Timor-Leste: Support to the Strategic Development Plan
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Slide 1: Water and boats in Timor-Leste
Slide 2: Huts in Timor-Leste
Slide 3: Field in Timor-Leste
Slide 4: Scenery in Timor-Leste
Slide 5: Fruit market in Timor-Leste
Timor-Leste is one of the world’s youngest countries, having gained full independence in 2002 following more than 400 years of colonial rule by Portugal and a quarter century of occupation by Indonesia. It is also one of the poorer countries in Asia, yet with tremendous potential for rapid development. Timor-Leste has vast oil wealth that it intends to invest in the infrastructure and human capital of the country. If successful, this kind of investment-led growth could spur extraordinarily rapid economic development. The challenge is to avoid the resource curse and carry out an effective Strategic Development Plan (SDP) that the Government is undertaking in the coming years.
From 2010-2011, CCSI and its Earth Institute partners, together with colleagues from the Natural Resource Governance Institute, advised the government of Timor-Leste in four areas: the legal framework for the hydrocarbon sector; the setup of sub-funds to the petroleum fund to channel investments for infrastructure and human capital development, and corresponding rules for transparent and targeted disbursements to allow the country to invest its resource wealth in national priorities; the drafting and adoption of a 20-year Strategic Development Plan (SDP); and the assistance in building multi-year planning capacity. Timor-Leste presents an opportunity to apply the five-pillar framework with profound development outcomes. The country’s $13.6 billion petroleum fund (as of June 2013) enables it not only to achieve the Millennium Development Goals (MDGs) by 2015, but also to put itself on a path to middle-income prosperity.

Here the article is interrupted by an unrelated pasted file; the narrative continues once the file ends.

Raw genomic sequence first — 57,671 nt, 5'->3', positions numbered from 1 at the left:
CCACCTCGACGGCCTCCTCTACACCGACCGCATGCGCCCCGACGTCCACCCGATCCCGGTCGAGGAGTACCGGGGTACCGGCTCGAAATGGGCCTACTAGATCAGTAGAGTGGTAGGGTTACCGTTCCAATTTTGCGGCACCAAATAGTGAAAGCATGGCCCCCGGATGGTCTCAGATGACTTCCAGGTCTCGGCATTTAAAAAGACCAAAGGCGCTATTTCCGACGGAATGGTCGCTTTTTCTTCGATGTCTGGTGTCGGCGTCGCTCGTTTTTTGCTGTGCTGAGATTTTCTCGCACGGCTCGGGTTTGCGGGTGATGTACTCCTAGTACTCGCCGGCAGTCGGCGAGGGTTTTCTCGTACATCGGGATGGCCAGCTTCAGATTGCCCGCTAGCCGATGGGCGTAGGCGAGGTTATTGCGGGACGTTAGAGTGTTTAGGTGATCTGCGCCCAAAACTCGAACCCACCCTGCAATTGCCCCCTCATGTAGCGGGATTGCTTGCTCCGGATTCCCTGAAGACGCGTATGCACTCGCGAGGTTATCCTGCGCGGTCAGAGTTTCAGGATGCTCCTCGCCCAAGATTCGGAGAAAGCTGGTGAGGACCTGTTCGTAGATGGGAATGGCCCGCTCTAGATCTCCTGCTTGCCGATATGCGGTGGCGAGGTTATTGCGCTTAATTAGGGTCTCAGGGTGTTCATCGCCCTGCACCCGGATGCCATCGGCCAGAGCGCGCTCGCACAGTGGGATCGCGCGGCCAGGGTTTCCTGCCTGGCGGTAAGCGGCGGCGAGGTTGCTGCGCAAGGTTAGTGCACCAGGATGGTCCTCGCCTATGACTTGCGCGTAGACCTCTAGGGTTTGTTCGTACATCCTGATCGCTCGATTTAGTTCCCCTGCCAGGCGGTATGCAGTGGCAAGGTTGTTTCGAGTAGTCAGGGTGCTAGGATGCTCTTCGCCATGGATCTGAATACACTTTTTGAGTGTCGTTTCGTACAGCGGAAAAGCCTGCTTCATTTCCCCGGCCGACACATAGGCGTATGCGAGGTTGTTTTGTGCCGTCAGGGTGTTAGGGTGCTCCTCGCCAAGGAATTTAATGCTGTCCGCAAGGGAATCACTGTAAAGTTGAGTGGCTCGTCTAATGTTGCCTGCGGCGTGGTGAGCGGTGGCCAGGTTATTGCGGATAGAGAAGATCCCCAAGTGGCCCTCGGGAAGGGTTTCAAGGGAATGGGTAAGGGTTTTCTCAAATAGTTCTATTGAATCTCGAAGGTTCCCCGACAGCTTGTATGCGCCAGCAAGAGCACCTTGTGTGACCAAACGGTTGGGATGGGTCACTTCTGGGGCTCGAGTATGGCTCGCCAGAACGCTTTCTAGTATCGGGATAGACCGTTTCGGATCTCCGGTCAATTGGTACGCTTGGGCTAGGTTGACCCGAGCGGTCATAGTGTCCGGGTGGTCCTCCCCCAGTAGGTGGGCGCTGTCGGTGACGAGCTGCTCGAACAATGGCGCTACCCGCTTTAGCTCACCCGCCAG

To support the implementation of the SDP, CCSI had one representative working full-time in the Macroeconomic Directorate of the Ministry of Finance to advise the Government on inflation, macroeconomic forecasting, fiscal sustainability and other macroeconomic issues as they arose. Specific outputs included a study (click here to view in presentation format) assessing growth potential and drivers of key endowment sectors in the country to provide the Government with policy options to achieve the targets set out in the SDP; policy briefs on the social support programs to ensure improved outreach and guarantee long-term sustainability; quarterly inflation reviews that monitored and explained price developments in the economy, and GDP growth projections based on an ICOR growth model developed within the Directorate.